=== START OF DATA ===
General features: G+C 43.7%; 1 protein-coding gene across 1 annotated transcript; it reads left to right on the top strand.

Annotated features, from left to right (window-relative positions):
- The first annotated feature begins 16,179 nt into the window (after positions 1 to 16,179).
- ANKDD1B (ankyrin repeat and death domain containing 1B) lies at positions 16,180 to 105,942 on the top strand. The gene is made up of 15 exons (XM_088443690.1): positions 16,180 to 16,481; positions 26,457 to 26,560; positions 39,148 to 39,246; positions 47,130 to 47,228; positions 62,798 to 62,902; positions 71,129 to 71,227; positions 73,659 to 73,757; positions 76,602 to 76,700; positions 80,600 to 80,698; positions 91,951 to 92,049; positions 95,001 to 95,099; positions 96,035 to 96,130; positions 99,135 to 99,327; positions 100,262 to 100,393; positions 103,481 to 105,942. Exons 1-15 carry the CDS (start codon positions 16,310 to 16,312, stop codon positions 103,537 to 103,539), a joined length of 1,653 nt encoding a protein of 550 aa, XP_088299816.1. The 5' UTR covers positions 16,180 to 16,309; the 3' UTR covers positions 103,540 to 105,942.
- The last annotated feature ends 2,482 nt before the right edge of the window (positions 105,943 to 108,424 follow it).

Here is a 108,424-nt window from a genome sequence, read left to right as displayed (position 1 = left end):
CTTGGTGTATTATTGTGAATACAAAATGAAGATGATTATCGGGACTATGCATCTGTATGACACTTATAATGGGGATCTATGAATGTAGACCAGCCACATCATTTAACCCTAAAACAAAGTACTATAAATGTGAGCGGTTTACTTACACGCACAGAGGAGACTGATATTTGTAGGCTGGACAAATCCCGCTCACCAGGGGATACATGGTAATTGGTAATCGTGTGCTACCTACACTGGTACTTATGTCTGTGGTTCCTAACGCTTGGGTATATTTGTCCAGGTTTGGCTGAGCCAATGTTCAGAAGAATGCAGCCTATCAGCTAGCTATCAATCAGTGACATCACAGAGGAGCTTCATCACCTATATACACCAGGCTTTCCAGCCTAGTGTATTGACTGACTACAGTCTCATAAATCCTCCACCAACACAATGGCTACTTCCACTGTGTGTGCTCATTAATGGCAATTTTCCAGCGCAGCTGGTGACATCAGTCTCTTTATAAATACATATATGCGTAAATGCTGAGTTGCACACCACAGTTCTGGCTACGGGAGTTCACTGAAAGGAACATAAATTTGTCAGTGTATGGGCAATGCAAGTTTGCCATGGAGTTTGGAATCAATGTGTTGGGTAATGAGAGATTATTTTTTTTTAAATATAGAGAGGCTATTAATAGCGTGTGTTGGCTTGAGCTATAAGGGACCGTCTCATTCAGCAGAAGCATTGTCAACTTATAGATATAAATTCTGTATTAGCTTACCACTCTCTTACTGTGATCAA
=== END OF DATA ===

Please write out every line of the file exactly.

General features: G+C 43.7%; 1 protein-coding gene across 1 annotated transcript; it reads left to right on the top strand.

Annotated features, from left to right (window-relative positions):
- The first annotated feature begins 16,179 nt into the window (after positions 1 to 16,179).
- ANKDD1B (ankyrin repeat and death domain containing 1B) lies at positions 16,180 to 105,942 on the top strand. The gene is made up of 15 exons (XM_088443690.1): positions 16,180 to 16,481; positions 26,457 to 26,560; positions 39,148 to 39,246; positions 47,130 to 47,228; positions 62,798 to 62,902; positions 71,129 to 71,227; positions 73,659 to 73,757; positions 76,602 to 76,700; positions 80,600 to 80,698; positions 91,951 to 92,049; positions 95,001 to 95,099; positions 96,035 to 96,130; positions 99,135 to 99,327; positions 100,262 to 100,393; positions 103,481 to 105,942. Exons 1-15 carry the CDS (start codon positions 16,310 to 16,312, stop codon positions 103,537 to 103,539), a joined length of 1,653 nt encoding a protein of 550 aa, XP_088299816.1. The 5' UTR covers positions 16,180 to 16,309; the 3' UTR covers positions 103,540 to 105,942.
- The last annotated feature ends 2,482 nt before the right edge of the window (positions 105,943 to 108,424 follow it).

Here is a 108,424-nt window from a genome sequence, read left to right as displayed (position 1 = left end):
CTTGGTGTATTATTGTGAATACAAAATGAAGATGATTATCGGGACTATGCATCTGTATGACACTTATAATGGGGATCTATGAATGTAGACCAGCCACATCATTTAACCCTAAAACAAAGTACTATAAATGTGAGCGGTTTACTTACACGCACAGAGGAGACTGATATTTGTAGGCTGGACAAATCCCGCTCACCAGGGGATACATGGTAATTGGTAATCGTGTGCTACCTACACTGGTACTTATGTCTGTGGTTCCTAACGCTTGGGTATATTTGTCCAGGTTTGGCTGAGCCAATGTTCAGAAGAATGCAGCCTATCAGCTAGCTATCAATCAGTGACATCACAGAGGAGCTTCATCACCTATATACACCAGGCTTTCCAGCCTAGTGTATTGACTGACTACAGTCTCATAAATCCTCCACCAACACAATGGCTACTTCCACTGTGTGTGCTCATTAATGGCAATTTTCCAGCGCAGCTGGTGACATCAGTCTCTTTATAAATACATATATGCGTAAATGCTGAGTTGCACACCACAGTTCTGGCTACGGGAGTTCACTGAAAGGAACATAAATTTGTCAGTGTATGGGCAATGCAAGTTTGCCATGGAGTTTGGAATCAATGTGTTGGGTAATGAGAGATTATTTTTTTTTAAATATAGAGAGGCTATTAATAGCGTGTGTTGGCTTGAGCTATAAGGGACCGTCTCATTCAGCAGAAGCATTGTCAACTTATAGATATAAATTCTGTATTAGCTTACCACTCTCTTACTGTGATCAA